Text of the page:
• Because our analysis estimated how much MA might influence FFS cost trends, we also considered the potential sentinel impact MA might have on FFS risk scores. In other words, we considered whether FFS risk scores might be overstated relative to what they would be absent MA, which would be due to MA plan efforts to improve provider diagnoses coding. We evaluated the sensitivity on our results if reported FFS risk scores are inflated because of MA penetration. Assuming reported FFS risk scores are inflated by 1% in a theoretical 100% MA penetration rate county, our testing indicates the composite trend differential is inflated by 0.1%. We scaled the 1% impact in a theoretical 100% MA penetration rate county by each county's MA penetration rate (i.e., for our 1% FFS risk score overstatement scenario, a 20% MA penetration rate county was modeled with a 0.2% FFS risk score overstatement). Thus, the 0.1% composite trend differential reflects the nationwide mix of county-specific penetration rates.
  • We evaluated whether several other factors might influence our results but estimated little impact. These other factors included:
    • CMS's readmission reduction program, which began to adjust payments to providers in 2013 for high inpatient (IP) readmission rates
    • Trend variations for counties where provider-owned plans enroll a significant portion of the MA population
    • Effect of MA competition within a county on trends, including:
      • Number of plans available
      • Size of largest competitor in county

Statistical relevance

We performed a linear regression analysis on the county-level FFS cost and penetration rate data, which was used as the basis for our study. The linear regression analysis showed a p-value of less than 0.001, which implies MA penetration rate is a good predictor of cost trend. The regression coefficient (slope) for all counties was -0.204, implying a 10% increase in the MA penetration rate reduces the six-year cost trend by 2.04%. We also performed a membership-weighted regression on the same data. The results of this analysis also yielded a p-value of less than 0.001 and a regression coefficient of -0.143.

In addition, we considered if variables other than penetration rate influence trend. Some of these factors (e.g., county size) likely influence where MA organizations establish plans, but it was important to determine if these other variables directly influence trend. We ran regression analyses on rural counties (membership-weighted regression coefficient = -0.050; 22% of total membership), urban counties (-0.128; 78%), all counties with more than 10,000 FFS members (-0.122; 72%), and only those counties with 25,000 or more FFS members (-0.118; 56%). While the rural factor was less dramatic but still meaningful, the other tests showed similar regression coefficients to the all-county analysis and all had p-values less than 0.001. Thus, within each of these groupings we noticed directionally similar relationships of penetration rate to trend as we did over all counties.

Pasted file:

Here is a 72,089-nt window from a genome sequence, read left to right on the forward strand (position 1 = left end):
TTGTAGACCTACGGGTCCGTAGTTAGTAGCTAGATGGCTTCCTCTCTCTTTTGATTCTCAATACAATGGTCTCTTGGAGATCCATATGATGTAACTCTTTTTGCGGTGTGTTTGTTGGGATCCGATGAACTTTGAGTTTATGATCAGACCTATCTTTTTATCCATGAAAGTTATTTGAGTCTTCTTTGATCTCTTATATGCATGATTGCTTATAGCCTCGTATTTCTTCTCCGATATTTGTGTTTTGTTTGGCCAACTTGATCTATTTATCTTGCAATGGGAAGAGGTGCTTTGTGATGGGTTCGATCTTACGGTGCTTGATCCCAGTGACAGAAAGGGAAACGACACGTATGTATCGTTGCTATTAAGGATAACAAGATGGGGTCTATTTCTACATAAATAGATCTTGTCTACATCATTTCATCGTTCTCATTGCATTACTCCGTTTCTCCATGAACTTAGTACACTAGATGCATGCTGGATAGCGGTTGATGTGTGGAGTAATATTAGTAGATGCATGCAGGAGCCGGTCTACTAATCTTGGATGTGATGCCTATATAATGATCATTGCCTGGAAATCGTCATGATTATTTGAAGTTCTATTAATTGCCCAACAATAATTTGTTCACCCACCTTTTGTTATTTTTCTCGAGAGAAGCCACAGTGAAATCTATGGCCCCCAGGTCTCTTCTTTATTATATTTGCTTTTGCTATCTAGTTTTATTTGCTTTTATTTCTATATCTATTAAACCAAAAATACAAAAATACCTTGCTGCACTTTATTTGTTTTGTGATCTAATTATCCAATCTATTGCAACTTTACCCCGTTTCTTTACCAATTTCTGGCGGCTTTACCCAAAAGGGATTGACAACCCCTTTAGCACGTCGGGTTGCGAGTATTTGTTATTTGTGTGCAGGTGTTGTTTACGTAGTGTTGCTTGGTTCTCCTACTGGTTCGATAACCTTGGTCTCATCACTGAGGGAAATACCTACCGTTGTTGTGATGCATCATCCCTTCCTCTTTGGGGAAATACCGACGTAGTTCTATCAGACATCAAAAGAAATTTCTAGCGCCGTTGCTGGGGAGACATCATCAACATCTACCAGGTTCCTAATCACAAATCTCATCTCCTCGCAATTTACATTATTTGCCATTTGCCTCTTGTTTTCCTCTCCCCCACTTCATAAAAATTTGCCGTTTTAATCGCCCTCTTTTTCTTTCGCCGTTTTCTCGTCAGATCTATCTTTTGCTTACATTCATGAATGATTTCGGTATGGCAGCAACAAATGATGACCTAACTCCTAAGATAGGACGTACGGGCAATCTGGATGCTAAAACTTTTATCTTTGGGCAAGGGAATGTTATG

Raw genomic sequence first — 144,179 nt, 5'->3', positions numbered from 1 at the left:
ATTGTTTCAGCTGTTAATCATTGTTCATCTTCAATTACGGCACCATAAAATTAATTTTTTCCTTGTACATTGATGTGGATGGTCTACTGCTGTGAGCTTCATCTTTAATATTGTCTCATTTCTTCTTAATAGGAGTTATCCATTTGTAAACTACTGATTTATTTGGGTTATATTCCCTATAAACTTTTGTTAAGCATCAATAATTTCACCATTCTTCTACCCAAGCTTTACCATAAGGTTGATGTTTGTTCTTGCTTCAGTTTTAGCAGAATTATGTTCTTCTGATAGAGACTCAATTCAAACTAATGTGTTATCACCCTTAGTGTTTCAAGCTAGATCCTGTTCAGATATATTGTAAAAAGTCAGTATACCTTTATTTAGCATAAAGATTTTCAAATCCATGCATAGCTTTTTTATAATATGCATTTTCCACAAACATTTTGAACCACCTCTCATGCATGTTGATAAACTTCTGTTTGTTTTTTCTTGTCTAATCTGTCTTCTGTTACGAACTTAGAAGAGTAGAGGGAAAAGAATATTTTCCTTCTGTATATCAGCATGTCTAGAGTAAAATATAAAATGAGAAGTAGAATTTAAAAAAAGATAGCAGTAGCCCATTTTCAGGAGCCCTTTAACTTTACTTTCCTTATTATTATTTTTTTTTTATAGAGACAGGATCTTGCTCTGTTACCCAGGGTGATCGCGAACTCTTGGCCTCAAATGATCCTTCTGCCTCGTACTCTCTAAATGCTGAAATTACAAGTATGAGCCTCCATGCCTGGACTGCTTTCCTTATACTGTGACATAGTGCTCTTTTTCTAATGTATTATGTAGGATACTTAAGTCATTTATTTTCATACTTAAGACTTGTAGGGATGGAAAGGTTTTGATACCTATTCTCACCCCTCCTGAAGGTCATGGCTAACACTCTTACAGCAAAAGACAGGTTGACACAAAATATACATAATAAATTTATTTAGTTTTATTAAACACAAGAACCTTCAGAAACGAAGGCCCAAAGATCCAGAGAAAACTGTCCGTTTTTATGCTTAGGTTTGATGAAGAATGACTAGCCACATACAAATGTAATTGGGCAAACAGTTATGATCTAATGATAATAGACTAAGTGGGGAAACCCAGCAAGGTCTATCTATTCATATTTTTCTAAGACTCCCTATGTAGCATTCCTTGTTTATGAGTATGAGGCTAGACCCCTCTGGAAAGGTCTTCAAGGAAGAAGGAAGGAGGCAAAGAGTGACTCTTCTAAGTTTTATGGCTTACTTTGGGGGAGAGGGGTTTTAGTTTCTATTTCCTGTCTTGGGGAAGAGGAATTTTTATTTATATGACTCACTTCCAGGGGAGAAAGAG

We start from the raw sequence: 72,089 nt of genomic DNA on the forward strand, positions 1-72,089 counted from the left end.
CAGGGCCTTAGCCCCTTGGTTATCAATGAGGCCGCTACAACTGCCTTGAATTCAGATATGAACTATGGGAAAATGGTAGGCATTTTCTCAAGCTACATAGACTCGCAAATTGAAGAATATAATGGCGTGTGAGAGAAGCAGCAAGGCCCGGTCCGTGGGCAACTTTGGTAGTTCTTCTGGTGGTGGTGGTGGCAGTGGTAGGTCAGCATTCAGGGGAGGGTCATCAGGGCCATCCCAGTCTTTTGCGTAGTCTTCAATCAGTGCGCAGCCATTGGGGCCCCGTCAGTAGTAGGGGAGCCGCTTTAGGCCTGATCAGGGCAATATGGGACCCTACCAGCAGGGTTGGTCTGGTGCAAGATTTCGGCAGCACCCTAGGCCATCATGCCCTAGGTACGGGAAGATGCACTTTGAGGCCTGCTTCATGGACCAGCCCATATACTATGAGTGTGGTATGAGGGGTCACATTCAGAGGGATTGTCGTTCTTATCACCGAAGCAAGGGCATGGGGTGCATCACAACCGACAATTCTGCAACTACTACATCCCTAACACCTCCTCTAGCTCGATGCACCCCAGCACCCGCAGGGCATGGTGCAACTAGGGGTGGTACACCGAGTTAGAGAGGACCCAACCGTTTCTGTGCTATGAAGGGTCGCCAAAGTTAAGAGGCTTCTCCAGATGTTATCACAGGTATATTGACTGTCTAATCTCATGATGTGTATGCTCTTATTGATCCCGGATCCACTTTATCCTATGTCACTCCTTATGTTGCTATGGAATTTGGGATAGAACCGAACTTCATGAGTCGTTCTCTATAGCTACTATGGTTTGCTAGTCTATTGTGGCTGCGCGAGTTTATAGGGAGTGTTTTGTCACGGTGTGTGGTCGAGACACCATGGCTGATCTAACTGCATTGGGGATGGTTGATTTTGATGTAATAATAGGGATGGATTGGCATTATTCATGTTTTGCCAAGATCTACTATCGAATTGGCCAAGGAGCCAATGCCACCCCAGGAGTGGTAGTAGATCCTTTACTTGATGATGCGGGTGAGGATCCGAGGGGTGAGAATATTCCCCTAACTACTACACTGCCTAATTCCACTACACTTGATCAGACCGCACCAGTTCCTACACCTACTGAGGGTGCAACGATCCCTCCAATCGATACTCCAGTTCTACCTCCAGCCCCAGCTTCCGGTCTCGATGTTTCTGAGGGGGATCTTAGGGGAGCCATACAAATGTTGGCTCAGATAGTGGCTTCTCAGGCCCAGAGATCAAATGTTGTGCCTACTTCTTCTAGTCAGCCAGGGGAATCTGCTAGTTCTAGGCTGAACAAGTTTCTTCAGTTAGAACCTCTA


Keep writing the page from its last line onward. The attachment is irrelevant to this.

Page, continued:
We explored whether the MA program has not only provided significant value to MA members but also helped reduce FFS cost trends through MA plans striving to improve the quality and efficiency of care delivered to enrollees. The results show MA penetration rates are a strong predictor of FFS cost trends. Thus, when comparing MA plan payments to FFS costs, consideration should be given for how MA plans might impact FFS costs.

It is important to note that it is near impossible to prove one factor was the sole driver of the change in trends. We did, though, attempt to analyze other measurable factors that could also influence FFS cost trends. There are additional factors that could influence these trends but the data available did not allow us to measure all of them independently, and thus we could not draw conclusions on their estimated impacts. We don't believe, however, that the results of our analysis would have changed significantly.

As we noted earlier, it is near impossible to prove or disprove that MA market penetration causes change in FFS costs, as those costs are influenced by many factors. Yet the strong statistical evidence that MA market penetration predicts FFS cost trends (p < 0.001) leads us to believe the adjusted ratio warrants consideration. Our numerous attempts to analyze other measurable factors that could influence FFS cost trends didn't yield results refuting our analyses. Unfortunately, significant challenges exist with data availability and the dependence of other measurable factors.


In performing our analysis, we relied on data published by CMS. We did not audit or verify this data. If the underlying data is inaccurate or incomplete, the results of our analysis may likewise be inaccurate or incomplete.

Guidelines issued by the American Academy of Actuaries require actuaries to include their professional qualifications in all actuarial communications. Andrew Mueller is a member of the American Academy of Actuaries and meets the qualification standards for performing the analyses in this report.

The material in this report represents the opinion of the authors and is not necessarily representative of the views of Milliman. As such, Milliman is not advocating for, or endorsing, any specific views contained in this report related to the Medicare Advantage program.

1MedPAC (March 2015). Report to the Congress: Medicare Payment Policy, p. 325. Retrieved February 29, 2016, from http://www.medpac.gov/documents/reports/mar2015_entirereport_revised.pdf?sfvrsn=0

2Kaiser Family Foundation (June 30, 2015). Medicare Advantage 2015 Spotlight: Enrollment Market Update. Retrieved February 29, 2016, from http://kff.org/medicare/issue-brief/medicare-advantage-2015-spotlight-enrollment-market-update/